O. M. Edwards
Before I started going to school there was no happier child than I anywhere in the hills and mountains of Wales. I knew where all kinds of flowers grew, I knew where scores of birds were nesting, I knew of every white stone that gleamed in brook and river. It was not without effort and some difficulty that I came by this knowledge — I can recall the moment when, on my hands and knees on the mountainside, having been left there by my father while he cut peat, I reached out to pick the stem of a daisy; I also remember how, confined to my little chair, but carrying it on my back, I would make for the fine gravel in the spring's basin. I would watch the lark rising until it was lost from sight in the sky: I gazed at the snow coming down all feathery, thinking it was bees in their new clothes that I saw; and I remember being frightened at hearing the sudden roar of the thawing wind and the terrifying crackle of the ice in the river.
On long winter evenings a neighbour or some passerby would take their turn to call at our home, to chat by the peat fire at the snug old hearth; and they would see my small, sallow, inquisitive face inviting them to spin their yarns. I knew the ghosts in their stories by name, although my name for the ghost was usually that of the story-teller. I knew, too, who had witch's powers, and I would skirt the boundaries of their fields whenever I was out looking for new flowers or birds' nests.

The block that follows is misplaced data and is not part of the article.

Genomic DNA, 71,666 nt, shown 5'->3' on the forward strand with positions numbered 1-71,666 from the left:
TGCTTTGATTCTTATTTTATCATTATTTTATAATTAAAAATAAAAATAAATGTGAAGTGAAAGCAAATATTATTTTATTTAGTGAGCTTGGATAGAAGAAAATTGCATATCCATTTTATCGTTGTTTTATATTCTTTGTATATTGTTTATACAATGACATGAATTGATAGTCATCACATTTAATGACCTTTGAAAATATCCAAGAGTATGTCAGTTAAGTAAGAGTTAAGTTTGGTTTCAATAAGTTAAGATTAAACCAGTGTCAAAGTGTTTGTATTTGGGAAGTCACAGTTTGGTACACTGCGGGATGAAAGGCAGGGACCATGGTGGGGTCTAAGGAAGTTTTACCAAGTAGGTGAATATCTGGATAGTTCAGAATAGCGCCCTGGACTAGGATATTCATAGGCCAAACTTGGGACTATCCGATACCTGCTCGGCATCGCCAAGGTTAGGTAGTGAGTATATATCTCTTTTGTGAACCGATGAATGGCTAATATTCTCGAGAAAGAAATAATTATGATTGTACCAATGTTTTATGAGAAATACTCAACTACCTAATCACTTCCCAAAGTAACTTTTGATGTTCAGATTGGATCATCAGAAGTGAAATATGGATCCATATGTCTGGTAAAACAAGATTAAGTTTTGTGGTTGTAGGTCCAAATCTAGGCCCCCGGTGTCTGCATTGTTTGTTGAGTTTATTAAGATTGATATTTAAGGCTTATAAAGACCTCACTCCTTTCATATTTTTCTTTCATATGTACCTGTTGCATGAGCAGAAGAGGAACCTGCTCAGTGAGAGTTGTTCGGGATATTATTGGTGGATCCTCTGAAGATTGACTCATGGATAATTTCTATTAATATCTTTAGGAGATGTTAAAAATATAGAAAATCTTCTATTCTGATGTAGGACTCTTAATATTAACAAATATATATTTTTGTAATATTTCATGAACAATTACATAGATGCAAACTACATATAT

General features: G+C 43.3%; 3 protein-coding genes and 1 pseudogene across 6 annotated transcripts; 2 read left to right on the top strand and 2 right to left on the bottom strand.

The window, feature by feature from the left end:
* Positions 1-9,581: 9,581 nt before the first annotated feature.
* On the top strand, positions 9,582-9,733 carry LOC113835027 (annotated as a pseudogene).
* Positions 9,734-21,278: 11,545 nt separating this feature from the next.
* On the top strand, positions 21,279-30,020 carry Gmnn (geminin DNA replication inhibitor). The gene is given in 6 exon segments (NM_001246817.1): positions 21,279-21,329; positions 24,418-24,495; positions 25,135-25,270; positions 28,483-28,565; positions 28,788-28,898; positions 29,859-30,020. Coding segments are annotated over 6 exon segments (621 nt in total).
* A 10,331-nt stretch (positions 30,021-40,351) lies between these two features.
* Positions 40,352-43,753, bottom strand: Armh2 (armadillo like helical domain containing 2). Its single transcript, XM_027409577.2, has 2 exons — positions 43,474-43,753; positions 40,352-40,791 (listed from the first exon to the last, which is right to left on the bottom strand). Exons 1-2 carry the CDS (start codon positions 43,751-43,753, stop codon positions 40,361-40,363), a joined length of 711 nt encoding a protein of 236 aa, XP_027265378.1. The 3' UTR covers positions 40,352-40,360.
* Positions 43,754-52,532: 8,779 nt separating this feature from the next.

I began going to Sunday School1 at an early age. I well recall the first time, one fine morning in June. The old tailor had been on his feet until nearly midnight, making my new clothes; I shouldn't say on his feet, but rather squatting on the table. The coat and trousers were ready, but it hadn't been possible to make the waistcoat in time. So a confabulation had been held to discuss the clothes, the pieces of cloth, and me. It became obvious that the old waistcoat wouldn't match the new garments; the bird-nesting season had just ended, and the waistcoat had been through many a mile of hedge. Everyone was in a quandary; none had